Benign control in delivery. The extent to which a partner engages in behavior that softens the delivery of an emotionally negative message. How careful is this person being with his/her partner's feelings? The conflict issue or frustration is expressed softly and in a nonthreatening manner. The person expresses needs, desires, and/or genuine hurt. Tries his/her best to be understood without threatening partner.Benign control in receipt. The extent to which a partner manages his/her hurt, irritation, or anger by responding positively or neutrally to a negative message from his/her partner. To what degree does the person stay engaged, open, and receptive to his/her partner's message? How open is this person to hearing his/her partner's complaint? At its best, this has a quality of leaning in rather than away (or attacking) and being open to being influenced by the partner's complaint/hurt feeling.Aggression control. The extent to which a partner engages in poorly controlled aggression. The person may be mad, but not attacking, degrading, or swearing. In general, the anger is directed at the partner's behavior or events, and is not directed at who the partner is as a person (e.g., "I'm mad that you forgot our anniversary" vs. "You are an inconsiderate selfish idiot"). The emotion skill involved here is being able to express anger in a way that is conducive to the long-term health of the relationship.Eliciting positive emotions. The extent to which a partner actively elicits positive affect from the other partner to maintain or reestablish a positive connection while discussing a problem. Both verbal and nonverbal efforts to maintain and sustain a sense of positive connection with the partner. This can be summarized as ways of communicating that "even though we're talking about something difficult, we are still okay." Mostly this in done by smiling at the partner at various points during the interaction or interspersing the conversation with positive comments or comments intended to lighten the mood.Expressing positive emotions. The extent to which partners are skillful in expressing positive emotions. How comfortable is the partner in expressing positive emotions such as happiness, love, affection, joy, and contentment?Lack of Defensiveness. The extent to which partners respond to the hurt of complaints or criticism by becoming and remaining defensive. High scores are given for the absence of chronic defensiveness.Expressing Nonhostile Negative Emotions. The extent to which partners are clear in communicating nonhostile negative emotions, including sadness, anxiety, despair, fear, and hurt (page 988-89).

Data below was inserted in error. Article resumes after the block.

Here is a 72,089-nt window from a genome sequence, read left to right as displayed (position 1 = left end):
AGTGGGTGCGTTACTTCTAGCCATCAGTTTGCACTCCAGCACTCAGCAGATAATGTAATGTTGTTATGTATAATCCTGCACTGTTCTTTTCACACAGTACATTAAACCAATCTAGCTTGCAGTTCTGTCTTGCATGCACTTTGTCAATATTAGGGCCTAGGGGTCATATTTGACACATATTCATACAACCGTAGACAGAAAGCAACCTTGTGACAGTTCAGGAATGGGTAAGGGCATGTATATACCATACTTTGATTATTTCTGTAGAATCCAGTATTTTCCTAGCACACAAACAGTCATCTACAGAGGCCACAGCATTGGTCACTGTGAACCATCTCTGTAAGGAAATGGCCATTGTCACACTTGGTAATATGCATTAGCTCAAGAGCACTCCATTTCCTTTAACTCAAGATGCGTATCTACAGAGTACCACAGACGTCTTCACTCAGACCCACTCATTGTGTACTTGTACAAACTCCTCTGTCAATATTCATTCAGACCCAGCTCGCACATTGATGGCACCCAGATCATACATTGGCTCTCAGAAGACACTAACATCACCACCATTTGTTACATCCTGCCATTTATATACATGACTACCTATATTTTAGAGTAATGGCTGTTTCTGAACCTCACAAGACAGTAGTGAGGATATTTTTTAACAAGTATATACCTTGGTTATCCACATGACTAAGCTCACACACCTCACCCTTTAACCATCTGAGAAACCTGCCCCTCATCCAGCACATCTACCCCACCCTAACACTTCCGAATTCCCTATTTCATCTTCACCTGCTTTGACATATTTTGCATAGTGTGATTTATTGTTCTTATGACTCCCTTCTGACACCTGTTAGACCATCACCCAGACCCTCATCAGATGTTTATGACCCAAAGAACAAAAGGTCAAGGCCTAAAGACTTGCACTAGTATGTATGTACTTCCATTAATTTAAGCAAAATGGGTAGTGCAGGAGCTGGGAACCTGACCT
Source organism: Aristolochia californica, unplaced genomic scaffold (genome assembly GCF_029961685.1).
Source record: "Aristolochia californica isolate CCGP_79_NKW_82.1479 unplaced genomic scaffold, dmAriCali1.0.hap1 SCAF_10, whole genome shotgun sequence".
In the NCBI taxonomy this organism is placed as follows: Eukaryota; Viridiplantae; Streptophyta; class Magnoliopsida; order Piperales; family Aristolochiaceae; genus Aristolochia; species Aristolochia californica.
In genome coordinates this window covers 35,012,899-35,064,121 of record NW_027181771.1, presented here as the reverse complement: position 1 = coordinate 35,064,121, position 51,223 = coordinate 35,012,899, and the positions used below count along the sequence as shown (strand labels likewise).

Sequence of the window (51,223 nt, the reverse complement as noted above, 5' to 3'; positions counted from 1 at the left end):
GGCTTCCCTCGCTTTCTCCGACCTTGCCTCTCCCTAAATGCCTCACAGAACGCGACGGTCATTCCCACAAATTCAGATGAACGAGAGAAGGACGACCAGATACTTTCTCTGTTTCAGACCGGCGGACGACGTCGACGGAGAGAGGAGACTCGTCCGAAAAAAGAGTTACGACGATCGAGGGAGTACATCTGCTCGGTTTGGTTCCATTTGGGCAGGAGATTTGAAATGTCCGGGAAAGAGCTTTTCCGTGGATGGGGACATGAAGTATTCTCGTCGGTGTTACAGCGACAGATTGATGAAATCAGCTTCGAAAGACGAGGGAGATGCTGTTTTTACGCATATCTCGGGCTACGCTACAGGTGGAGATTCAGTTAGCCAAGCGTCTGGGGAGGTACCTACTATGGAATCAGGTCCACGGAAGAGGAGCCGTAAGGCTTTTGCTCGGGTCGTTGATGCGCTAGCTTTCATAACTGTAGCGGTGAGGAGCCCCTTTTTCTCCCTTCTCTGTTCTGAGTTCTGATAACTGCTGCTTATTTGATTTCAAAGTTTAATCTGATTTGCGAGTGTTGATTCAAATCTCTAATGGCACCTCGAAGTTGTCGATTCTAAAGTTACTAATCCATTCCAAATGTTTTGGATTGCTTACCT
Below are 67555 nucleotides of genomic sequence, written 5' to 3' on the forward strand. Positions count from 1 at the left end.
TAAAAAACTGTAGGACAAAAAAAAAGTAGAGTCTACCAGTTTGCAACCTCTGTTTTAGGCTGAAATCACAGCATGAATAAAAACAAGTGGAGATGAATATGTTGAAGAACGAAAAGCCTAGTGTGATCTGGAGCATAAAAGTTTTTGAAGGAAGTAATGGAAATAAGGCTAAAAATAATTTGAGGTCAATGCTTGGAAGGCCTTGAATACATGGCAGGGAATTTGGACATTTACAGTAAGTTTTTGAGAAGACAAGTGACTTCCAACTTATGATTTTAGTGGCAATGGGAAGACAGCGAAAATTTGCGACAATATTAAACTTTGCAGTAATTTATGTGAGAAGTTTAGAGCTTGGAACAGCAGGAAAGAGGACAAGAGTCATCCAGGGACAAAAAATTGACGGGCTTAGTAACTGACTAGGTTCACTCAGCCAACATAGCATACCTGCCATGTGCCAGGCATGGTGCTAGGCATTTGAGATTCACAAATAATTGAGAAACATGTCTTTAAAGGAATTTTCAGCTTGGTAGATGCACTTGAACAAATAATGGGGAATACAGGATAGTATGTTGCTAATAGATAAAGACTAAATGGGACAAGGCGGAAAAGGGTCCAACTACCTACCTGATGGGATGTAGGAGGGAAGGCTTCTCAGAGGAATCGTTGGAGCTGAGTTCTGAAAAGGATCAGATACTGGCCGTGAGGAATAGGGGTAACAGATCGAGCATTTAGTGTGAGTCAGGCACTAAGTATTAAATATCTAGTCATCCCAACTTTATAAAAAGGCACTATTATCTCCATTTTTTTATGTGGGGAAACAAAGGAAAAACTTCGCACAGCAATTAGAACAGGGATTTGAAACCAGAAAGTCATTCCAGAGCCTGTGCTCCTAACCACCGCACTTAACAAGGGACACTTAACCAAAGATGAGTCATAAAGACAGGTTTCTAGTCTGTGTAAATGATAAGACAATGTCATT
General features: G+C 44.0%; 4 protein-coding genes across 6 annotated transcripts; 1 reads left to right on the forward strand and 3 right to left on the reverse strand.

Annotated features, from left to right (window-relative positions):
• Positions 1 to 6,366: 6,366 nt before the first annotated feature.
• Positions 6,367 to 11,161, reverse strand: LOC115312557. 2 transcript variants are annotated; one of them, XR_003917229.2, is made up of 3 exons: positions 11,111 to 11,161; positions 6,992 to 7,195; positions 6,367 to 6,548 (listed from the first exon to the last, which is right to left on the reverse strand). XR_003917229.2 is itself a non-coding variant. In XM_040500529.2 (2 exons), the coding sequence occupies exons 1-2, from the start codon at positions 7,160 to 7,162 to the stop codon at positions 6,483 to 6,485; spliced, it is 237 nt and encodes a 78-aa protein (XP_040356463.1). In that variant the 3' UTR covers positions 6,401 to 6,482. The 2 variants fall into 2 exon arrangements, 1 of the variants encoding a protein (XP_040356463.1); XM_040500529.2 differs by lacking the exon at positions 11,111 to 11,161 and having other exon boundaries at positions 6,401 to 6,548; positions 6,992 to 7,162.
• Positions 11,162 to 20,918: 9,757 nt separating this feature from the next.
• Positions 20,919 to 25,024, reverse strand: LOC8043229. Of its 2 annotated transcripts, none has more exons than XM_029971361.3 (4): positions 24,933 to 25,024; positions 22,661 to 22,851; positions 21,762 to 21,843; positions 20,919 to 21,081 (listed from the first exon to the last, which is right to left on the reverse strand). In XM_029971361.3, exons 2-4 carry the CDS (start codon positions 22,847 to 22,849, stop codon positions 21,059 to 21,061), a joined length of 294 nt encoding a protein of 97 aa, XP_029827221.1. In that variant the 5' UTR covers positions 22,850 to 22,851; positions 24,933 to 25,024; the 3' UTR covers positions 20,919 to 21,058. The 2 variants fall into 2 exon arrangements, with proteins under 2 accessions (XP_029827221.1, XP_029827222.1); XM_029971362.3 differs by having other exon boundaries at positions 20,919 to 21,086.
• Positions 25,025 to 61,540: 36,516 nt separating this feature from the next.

Identifying and Communicating Feelings. The extent to which partners mention positive or negative feelings by name, directly revealing the affective experience of the speaker.
Perspective Taking. The extent to which partners communicate that they see things from their spouse's point of view.Empathic concern. The extent to which partners communicate that they are experiencing feelings of sympathy and compassion for their partner. (page 989)